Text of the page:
President Obama’s My Brothers’ Keeper initiative has clear potential but, unless modified significantly, will not be the remedy, especially for Black boys and young men. Its funding is insufficient to make a discernible difference in their lives. Moreover, the initiative’s “Boys and Men of Color,” also includes Latinos and Asians. This means the focus necessary to adequately help young Black men is unlikely because funding will probably be allocated equally rather than equitably. If young Black men receive equal funding, they lose out, because on balance, their problems are arguably greater than other groups receiving the same money but have less serious problems. Funding must be equitable not equal.
My Brothers’ Keeper is a presidential initiative to work with non-profit organizations and the private sector to build “ladders of opportunity for boys and young men of color.” However, Black men have the highest incarceration rates, the lowest educational achievement and higher unemployment. Whether this is taken into full account is a pivotal issue.
Economist Julianne Malveaux: “While I think my Brothers’ Keeper has tremendous potential given the socioeconomic status of African American men, there is not yet enough meat on the bones to judge.” She connects My Brother’s Keeper to her concern about the president’s nominees to the Georgia District Court. There are six vacancies on that court but he chose to nominate four Republicans-including two social conservatives in a state that is 31% African American- and only one Black. Malveaux contends that the young men Obama lifts up in My Brothers’ Keeper might be the same ones denied the right to vote through Georgia’s voter suppression laws.
According to the Obama Administration, ten major foundations (and twenty smaller contributors) have signed up to support My Brothers’ Keeper and will fund $200 million of programs over the next five years. This is actually very little to spend on such a broad initiative. It is estimated that if the My Brothers’ Keeper money was applied only to the approximately 8 million Black men and boys under 25 in the country—and the program also seeks to help Latinos and Asians- that would amount to about $5 per person per year.
The ten foundations that have made a firm commitment have pledged far less, each putting in $750,000 for a total of $7.5 million. Most of them already spend in this area and had already planned to spend more in the future. And it is clear that $200 million alone, if found, will not fix the chances for every targeted young man. However, since it can make a difference for some, this effort is worthwhile- providing the money is spent right and targets the right priorities. (So far, there is no new plan or approach for how to improve the life chances of the young men targeted. (Hopefully, My Brothers’ Keeper is more important to the president than speculation that he is trying to prove how much he can get done without Congress.)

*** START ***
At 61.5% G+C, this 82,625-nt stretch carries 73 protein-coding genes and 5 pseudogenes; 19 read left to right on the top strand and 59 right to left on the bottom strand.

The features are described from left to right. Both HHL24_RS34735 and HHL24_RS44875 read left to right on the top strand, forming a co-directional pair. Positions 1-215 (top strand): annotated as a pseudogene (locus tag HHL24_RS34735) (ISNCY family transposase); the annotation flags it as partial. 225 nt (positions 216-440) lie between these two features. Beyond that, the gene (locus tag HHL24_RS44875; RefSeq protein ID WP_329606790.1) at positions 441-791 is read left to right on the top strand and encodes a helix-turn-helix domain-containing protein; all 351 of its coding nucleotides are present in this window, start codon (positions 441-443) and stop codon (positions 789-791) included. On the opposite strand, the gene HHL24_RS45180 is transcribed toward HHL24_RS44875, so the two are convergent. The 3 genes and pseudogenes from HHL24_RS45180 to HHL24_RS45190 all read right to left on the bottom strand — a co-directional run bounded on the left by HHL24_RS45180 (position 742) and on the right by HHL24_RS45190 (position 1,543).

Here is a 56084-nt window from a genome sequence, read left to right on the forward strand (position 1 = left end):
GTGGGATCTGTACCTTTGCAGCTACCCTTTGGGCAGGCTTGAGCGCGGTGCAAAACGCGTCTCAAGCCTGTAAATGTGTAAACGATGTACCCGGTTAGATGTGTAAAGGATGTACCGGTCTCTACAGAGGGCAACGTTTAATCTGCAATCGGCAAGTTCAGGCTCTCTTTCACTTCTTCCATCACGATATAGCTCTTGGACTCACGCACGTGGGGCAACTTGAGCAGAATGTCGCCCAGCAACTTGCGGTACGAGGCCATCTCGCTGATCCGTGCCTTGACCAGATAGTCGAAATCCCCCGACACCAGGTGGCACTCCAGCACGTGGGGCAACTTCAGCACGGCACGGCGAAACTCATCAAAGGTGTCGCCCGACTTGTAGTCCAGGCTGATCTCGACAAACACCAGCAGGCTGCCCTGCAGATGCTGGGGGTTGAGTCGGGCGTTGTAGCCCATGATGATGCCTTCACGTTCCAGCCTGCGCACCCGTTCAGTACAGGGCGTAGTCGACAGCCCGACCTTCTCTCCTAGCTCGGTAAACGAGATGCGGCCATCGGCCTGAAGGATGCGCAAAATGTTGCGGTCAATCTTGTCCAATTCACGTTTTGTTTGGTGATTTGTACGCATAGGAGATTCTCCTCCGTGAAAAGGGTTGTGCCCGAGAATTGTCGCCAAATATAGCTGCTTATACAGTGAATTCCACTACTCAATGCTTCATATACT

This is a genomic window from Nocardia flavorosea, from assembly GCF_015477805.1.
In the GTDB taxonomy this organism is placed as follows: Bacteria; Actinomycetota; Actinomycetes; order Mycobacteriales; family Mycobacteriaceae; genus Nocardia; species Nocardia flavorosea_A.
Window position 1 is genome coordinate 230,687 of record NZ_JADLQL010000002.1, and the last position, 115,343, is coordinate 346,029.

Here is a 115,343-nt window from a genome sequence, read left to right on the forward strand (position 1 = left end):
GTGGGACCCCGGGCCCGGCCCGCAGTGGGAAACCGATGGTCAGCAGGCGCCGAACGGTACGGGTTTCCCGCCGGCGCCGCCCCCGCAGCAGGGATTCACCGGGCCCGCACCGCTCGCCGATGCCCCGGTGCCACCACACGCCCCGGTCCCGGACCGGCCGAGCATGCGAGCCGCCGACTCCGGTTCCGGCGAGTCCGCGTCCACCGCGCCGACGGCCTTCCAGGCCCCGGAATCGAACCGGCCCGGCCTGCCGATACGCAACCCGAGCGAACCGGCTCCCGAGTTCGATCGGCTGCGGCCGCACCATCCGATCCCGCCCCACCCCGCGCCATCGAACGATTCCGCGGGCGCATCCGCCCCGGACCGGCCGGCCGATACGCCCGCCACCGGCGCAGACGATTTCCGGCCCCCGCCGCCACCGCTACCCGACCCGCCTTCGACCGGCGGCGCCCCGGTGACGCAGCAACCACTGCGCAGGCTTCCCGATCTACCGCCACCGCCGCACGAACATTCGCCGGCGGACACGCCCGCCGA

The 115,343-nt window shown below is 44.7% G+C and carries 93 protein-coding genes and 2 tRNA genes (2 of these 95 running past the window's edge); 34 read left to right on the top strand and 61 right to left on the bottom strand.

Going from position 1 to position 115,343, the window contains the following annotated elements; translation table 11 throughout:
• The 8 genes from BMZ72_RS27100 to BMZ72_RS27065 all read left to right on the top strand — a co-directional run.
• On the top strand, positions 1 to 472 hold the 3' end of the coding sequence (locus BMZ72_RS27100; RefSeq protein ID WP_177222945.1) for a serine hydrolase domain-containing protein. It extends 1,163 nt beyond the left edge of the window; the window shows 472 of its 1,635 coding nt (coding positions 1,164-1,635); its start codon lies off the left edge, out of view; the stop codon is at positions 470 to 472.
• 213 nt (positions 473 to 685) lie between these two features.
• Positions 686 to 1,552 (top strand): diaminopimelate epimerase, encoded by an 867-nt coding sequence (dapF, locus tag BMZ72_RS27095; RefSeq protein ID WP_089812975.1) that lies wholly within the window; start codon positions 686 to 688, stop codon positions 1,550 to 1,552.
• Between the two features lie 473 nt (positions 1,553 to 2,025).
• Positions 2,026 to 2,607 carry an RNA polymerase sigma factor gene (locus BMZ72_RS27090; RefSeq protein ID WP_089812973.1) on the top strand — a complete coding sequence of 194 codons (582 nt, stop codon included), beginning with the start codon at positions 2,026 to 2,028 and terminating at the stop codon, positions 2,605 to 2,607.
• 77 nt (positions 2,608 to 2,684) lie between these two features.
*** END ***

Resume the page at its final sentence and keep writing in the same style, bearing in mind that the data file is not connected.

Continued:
The challenges and familiar statistics notwithstanding, My Brothers’ Keeper should be supported but with eyes wide open. The enormity of the plight of Black young men alone should be motivation enough for broad support to get behind it: One out of three of Black youth can expect to be incarcerated in his life; one out of 15 is behind bars, etc. Poverty, failing schools, joblessness, violence, lack of vision and hopelessness are the sordid underbelly of the cold statistics. Their problems are so disproportionate to all other groups, greater focus and sustainable equitable funding for solutions should be a top priority, for the federal government as well as state and local jurisdictions.
Brenda Stevenson, professor of History, University of California Los Angeles, points out that recent high-profile judicial cases involving young Black men underscore a disparity in the Justice System that African Americans have always known. She mentions that recently, the parents of 17-year-old Trayvon Martin, killed by George Zimmerman, organized a rally and memorial of his death two years ago. The case again caught national attention on February 15th when Michael Dunn, a white man, facing murder charges in Florida for shooting unarmed Black teen Jordan Davis, received a mistrial on the murder charge because of a hung jury. Davis was found guilty of four lesser charges, including attempted murder. Stevenson: “These events are not just the opening of new wounds they are a combination of fresh and old wounds for African Americans.” She too connects Trayvon Martin and Jordan Davis’ deaths to My Brother’s Keepers intoning, “Young African Americans, particularly men, are informed early in life that they are more susceptible to being regarded as guilty by nature.”
My Brothers’ Keeper is designed to address what President Obama has called the plight of young boys and men of color, especially those who are Black, the moral issue of the 21st century. However, My Brothers’ Keeper, no matter how well intentioned, does not provide the focus and resources necessary to address the latter’s needs; by any metric, they are the most disenfranchised and in dire need. My Brothers’ Keeper is a start and deserves support, providing it allocates funding and other resources, not equally but equitably, so that the needs of young Black boys and men are dealt with adequately. They deserve no less.